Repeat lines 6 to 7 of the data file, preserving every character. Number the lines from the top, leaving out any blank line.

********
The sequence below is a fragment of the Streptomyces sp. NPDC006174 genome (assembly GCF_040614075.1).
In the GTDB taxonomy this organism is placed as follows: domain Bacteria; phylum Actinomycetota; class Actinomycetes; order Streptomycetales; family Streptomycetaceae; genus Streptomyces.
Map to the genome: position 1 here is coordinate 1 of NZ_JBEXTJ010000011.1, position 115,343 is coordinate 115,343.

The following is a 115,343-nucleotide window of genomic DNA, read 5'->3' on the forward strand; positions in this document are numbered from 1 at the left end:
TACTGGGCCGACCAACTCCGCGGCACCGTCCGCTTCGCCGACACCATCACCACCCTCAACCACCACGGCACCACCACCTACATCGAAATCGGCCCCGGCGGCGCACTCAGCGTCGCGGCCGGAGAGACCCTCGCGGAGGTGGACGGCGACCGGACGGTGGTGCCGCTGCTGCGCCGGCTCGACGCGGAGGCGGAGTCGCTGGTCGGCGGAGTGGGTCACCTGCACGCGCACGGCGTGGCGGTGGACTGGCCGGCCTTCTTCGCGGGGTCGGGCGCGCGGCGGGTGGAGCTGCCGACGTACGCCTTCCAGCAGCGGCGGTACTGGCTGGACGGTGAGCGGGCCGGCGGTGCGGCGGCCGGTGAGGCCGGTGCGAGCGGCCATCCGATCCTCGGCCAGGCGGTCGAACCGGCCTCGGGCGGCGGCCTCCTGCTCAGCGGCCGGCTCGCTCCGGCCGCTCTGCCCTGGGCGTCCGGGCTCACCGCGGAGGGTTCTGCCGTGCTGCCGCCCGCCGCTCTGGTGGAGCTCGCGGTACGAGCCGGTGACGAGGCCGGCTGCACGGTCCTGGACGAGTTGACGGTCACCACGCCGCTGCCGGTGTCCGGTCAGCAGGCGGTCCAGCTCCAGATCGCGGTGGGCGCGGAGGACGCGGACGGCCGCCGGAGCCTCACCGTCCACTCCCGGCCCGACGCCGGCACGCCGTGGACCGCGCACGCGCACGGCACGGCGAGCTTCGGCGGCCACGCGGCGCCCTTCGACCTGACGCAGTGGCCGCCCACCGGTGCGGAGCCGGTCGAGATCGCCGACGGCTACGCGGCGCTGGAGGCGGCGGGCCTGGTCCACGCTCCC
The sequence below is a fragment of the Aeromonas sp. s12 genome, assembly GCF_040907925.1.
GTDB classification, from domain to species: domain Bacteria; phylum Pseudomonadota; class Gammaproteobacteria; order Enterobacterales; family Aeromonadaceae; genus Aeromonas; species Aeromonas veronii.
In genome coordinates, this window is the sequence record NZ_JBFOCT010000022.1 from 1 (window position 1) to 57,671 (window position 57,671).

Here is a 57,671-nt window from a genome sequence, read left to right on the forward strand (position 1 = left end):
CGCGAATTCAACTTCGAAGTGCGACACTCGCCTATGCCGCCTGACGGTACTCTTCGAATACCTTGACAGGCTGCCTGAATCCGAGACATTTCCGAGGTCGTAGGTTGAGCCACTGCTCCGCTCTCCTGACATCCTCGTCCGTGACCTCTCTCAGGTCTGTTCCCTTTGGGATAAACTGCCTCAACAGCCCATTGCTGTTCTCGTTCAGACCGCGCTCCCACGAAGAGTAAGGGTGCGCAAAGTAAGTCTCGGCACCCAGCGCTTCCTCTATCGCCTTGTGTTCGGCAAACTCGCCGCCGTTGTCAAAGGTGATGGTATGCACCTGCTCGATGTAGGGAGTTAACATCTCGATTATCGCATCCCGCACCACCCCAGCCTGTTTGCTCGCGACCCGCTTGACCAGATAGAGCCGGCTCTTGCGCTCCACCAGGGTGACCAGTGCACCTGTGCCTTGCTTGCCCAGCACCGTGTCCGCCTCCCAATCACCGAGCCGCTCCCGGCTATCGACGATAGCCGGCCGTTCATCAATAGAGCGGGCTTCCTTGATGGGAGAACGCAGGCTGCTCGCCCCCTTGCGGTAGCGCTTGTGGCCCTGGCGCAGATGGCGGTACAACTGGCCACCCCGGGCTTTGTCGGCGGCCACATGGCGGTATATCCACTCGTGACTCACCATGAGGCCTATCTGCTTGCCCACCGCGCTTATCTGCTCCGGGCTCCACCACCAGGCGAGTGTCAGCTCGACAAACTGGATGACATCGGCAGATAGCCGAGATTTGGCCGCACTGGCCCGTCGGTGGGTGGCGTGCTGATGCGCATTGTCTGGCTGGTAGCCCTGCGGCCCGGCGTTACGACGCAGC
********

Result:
The sequence below is a fragment of the Aeromonas sp. s12 genome, assembly GCF_040907925.1.
GTDB classification, from domain to species: domain Bacteria; phylum Pseudomonadota; class Gammaproteobacteria; order Enterobacterales; family Aeromonadaceae; genus Aeromonas; species Aeromonas veronii.